Aldo Leopold, the father of modern day wildlife management, wrote about the Sandhill Cranes saying “When we hear his call, we hear no mere bird. We hear the trumpet in the orchestra of evolution.” The fossils of a bird with identical structure to the Sandhill Crane has been carbon dated to have lived 10 million years ago making the Sandhill Crane the longest surviving bird on the planet. Standing at over 4 feet tall and having a wing span of over 6 feet, the Sandhill Crane is one of the largest birds found in the Eastern United States. They are gray in color with a long neck, long legs and a long pointed beak used for probing in the soil for seeds and insects. The Sandhill Cranes also have a distinctive red patch on their forehead which is larger on the males. During breeding season, the cranes will increase the blood flow to this area on the forehead creating a bright red color to attract their potential mates. They usually live in areas with large open fields and shallow water. Their primary food sources are seeds, insects, and benthic macroinvertebrates.
Every year, these magnificent birds migrate from the Prairie Pothole region of the upper midwest and southern Canada down to gulf coast. While in flight, the Sandhill Cranes call constantly. These calls can be heard from over a mile away and help the cranes keep their flight pattern. They typically fly in a V formation and can be easily distinguished from Geese by the long legs trailing behind them. Starting in 1990, the Tennessee Wildlife Resource Agency (TWRA) began a program to make Eastern Tennessee a stopover location for these migratory birds. One of the locations chosen was the Hiwassee Wildlife Refuge in Birchwood Tennessee. Here a flock of some 80,000 Sandhill Cranes will stop to rest and feed during their migration South. TWRA plants this area every year in corn to supply some of the food needs and with shallow water nearby this creates an ideal location for the Cranes to rest.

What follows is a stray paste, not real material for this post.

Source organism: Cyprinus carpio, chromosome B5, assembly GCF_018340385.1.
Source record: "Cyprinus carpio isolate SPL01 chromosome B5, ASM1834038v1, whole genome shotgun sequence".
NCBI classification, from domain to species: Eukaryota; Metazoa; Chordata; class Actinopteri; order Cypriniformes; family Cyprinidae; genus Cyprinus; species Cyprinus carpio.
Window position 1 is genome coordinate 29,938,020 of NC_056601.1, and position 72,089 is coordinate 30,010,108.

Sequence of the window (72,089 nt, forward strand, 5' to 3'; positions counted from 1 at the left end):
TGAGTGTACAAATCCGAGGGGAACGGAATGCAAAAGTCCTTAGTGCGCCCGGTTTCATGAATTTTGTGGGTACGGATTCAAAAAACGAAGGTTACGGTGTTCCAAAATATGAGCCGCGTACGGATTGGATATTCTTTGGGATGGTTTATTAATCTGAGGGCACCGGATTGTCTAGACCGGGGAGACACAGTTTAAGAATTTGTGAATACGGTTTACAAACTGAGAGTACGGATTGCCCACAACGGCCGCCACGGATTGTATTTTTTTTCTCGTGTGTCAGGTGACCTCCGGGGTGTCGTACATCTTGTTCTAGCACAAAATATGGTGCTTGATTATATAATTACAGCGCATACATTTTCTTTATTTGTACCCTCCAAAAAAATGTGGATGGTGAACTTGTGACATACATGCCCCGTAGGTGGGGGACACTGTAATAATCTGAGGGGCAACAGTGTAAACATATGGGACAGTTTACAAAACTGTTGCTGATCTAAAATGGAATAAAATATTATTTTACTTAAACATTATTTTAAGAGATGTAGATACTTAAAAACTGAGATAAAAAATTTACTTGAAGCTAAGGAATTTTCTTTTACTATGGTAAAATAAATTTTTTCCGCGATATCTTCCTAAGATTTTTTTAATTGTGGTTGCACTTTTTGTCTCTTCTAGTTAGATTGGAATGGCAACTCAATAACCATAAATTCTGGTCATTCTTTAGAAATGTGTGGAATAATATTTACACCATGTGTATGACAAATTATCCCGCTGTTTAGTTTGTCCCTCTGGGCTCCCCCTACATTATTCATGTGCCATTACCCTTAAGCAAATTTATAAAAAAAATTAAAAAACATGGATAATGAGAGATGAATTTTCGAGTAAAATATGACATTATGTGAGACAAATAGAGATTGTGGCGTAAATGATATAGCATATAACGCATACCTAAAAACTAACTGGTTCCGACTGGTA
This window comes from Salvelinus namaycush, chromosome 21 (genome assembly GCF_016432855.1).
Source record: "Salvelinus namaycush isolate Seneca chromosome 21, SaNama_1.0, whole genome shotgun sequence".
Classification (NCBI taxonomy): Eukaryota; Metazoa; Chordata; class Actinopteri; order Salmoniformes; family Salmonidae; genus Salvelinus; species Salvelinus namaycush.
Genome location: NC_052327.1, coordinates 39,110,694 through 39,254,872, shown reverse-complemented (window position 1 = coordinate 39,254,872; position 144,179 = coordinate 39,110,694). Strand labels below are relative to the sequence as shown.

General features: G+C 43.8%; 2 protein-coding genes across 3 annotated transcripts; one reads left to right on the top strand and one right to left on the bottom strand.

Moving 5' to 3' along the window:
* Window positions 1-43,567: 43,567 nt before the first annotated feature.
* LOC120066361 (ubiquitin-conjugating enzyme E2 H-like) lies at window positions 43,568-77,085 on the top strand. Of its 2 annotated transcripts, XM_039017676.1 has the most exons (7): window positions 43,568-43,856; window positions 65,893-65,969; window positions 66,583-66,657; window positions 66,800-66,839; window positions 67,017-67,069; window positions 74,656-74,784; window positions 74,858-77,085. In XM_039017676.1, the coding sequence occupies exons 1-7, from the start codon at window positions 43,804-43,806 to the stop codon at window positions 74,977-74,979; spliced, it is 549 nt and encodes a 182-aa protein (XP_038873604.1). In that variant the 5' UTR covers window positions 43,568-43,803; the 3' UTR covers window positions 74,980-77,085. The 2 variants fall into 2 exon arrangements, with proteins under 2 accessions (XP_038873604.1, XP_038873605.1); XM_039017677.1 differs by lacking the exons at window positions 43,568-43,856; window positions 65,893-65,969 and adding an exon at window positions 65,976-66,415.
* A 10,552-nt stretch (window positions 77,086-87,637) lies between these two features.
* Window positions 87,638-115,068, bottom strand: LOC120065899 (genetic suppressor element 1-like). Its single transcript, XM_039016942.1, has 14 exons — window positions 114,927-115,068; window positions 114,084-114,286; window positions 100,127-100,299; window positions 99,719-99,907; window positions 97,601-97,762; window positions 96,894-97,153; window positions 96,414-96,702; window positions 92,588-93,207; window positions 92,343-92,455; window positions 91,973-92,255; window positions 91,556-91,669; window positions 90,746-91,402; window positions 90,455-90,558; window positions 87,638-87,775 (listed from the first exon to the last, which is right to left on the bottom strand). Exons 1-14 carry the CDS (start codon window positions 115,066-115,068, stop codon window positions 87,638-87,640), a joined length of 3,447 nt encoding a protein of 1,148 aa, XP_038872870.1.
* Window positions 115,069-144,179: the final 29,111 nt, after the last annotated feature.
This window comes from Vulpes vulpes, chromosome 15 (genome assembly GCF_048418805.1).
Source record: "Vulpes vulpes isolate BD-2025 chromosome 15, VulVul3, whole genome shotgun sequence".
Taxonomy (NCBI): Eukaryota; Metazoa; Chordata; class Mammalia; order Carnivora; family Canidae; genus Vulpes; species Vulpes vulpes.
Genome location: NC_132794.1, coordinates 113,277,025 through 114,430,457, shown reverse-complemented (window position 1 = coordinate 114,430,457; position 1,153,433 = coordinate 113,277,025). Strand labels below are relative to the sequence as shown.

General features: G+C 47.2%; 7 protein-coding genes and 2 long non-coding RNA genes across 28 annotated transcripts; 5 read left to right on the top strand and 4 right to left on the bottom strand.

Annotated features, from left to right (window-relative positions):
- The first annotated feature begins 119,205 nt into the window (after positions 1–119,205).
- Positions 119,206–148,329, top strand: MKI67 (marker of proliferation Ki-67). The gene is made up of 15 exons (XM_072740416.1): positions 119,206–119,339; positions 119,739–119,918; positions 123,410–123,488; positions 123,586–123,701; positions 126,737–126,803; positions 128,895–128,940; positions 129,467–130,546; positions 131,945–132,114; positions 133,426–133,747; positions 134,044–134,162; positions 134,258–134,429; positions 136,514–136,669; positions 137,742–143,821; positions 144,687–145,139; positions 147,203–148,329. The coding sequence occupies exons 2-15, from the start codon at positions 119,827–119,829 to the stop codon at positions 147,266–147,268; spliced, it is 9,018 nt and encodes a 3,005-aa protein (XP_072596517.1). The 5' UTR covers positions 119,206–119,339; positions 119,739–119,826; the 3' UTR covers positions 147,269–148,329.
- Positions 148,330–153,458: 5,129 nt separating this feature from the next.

Mixed within these large flocks of Sandhill Cranes there exists one of the most highly endangered birds in the United States. The beautiful and majestic Whooping Crane is learning to migrate with the Sandhill Cranes. There are only about 450 Whooping Cranes in the wild and about 160 in captivity. These birds are slightly larger than the Sandhill Cranes and have bright white plumage. When they started the recovery program in the 1940’s, there were only 21 Whooping Cranes left alive due to habitat loss and hunting. The Whooping Cranes were taken into captivity and bred. Since there were no wild Whooping Cranes left, when they were released, they didn’t know how or where to migrate. Scientists used an ultralight to guide the cranes during the migration and made the trip with the natural migration of the Sandhill Cranes. These birds have since learned to migrate with the Sandhill Crane flocks.
Want to learn more about these amazing birds? Reflection Riding Arboretum & Nature Center in partnership with Tennessee Ornithological Society (TOS) will be hosting a day of learning about the Sandhill Cranes on January 20, 2018. We will start the day with Dr. David Aborn. Dr. Aborn is the Ornithology professor at the University of Tennessee at Chattanooga and has been involved with Sandhill Crane research at the Hiwassee Refuge for years. Starting at 12:00pm, he will give a brief history and discussion about the Sandhill Crane population that migrates through Tennessee. We will also provide an opportunity to view our captive Sandhill Cranes up close. At around 1:30pm, we will board a tour bus and begin our trip out to the Hiwassee Refuge. We will be met at the observation platform by members of TOS who will provide the use of their spotting scopes and be available to answer questions about the Sandhill Cranes. At approximately 4:30pm, we will board the tour bus and make our way back to Reflection Riding Arboretum & Nature Center. This will be a wonderful opportunity to learn about and enjoy these magnificent birds.